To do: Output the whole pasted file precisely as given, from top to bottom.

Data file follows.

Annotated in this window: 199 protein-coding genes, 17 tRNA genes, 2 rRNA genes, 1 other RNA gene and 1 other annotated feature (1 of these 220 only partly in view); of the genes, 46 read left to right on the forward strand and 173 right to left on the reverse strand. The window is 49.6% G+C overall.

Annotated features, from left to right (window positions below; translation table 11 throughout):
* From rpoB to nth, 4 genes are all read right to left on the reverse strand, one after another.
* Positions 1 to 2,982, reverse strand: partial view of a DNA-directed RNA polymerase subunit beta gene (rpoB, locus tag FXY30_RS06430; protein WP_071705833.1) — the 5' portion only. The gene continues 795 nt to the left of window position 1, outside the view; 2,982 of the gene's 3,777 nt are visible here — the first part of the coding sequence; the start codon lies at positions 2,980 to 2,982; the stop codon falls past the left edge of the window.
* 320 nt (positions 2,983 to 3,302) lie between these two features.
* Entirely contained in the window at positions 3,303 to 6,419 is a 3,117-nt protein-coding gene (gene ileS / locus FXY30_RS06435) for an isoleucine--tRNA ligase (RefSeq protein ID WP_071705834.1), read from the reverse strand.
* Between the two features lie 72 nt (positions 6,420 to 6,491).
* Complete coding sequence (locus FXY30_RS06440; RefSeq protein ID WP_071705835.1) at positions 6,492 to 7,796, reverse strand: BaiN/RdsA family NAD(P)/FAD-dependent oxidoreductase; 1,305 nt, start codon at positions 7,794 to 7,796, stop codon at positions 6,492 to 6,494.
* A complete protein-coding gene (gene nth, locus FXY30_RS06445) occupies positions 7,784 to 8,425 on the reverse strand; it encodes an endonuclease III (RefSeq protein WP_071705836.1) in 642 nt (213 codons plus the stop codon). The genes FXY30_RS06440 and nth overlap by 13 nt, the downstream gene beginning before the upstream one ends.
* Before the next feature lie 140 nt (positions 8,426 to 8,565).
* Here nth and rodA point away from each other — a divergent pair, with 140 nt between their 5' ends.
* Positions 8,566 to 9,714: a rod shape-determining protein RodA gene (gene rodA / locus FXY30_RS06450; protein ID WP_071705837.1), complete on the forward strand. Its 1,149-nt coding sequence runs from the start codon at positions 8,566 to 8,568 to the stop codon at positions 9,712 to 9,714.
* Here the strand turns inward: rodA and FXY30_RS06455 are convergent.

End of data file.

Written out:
Annotated in this window: 199 protein-coding genes, 17 tRNA genes, 2 rRNA genes, 1 other RNA gene and 1 other annotated feature (1 of these 220 only partly in view); of the genes, 46 read left to right on the forward strand and 173 right to left on the reverse strand. The window is 49.6% G+C overall.

Annotated features, from left to right (window positions below; translation table 11 throughout):
* From rpoB to nth, 4 genes are all read right to left on the reverse strand, one after another.
* Positions 1 to 2,982, reverse strand: partial view of a DNA-directed RNA polymerase subunit beta gene (rpoB, locus tag FXY30_RS06430; protein WP_071705833.1) — the 5' portion only. The gene continues 795 nt to the left of window position 1, outside the view; 2,982 of the gene's 3,777 nt are visible here — the first part of the coding sequence; the start codon lies at positions 2,980 to 2,982; the stop codon falls past the left edge of the window.
* 320 nt (positions 2,983 to 3,302) lie between these two features.
* Entirely contained in the window at positions 3,303 to 6,419 is a 3,117-nt protein-coding gene (gene ileS / locus FXY30_RS06435) for an isoleucine--tRNA ligase (RefSeq protein ID WP_071705834.1), read from the reverse strand.
* Between the two features lie 72 nt (positions 6,420 to 6,491).
* Complete coding sequence (locus FXY30_RS06440; RefSeq protein ID WP_071705835.1) at positions 6,492 to 7,796, reverse strand: BaiN/RdsA family NAD(P)/FAD-dependent oxidoreductase; 1,305 nt, start codon at positions 7,794 to 7,796, stop codon at positions 6,492 to 6,494.
* A complete protein-coding gene (gene nth, locus FXY30_RS06445) occupies positions 7,784 to 8,425 on the reverse strand; it encodes an endonuclease III (RefSeq protein WP_071705836.1) in 642 nt (213 codons plus the stop codon). The genes FXY30_RS06440 and nth overlap by 13 nt, the downstream gene beginning before the upstream one ends.
* Before the next feature lie 140 nt (positions 8,426 to 8,565).
* Here nth and rodA point away from each other — a divergent pair, with 140 nt between their 5' ends.
* Positions 8,566 to 9,714: a rod shape-determining protein RodA gene (gene rodA / locus FXY30_RS06450; protein ID WP_071705837.1), complete on the forward strand. Its 1,149-nt coding sequence runs from the start codon at positions 8,566 to 8,568 to the stop codon at positions 9,712 to 9,714.
* Here the strand turns inward: rodA and FXY30_RS06455 are convergent.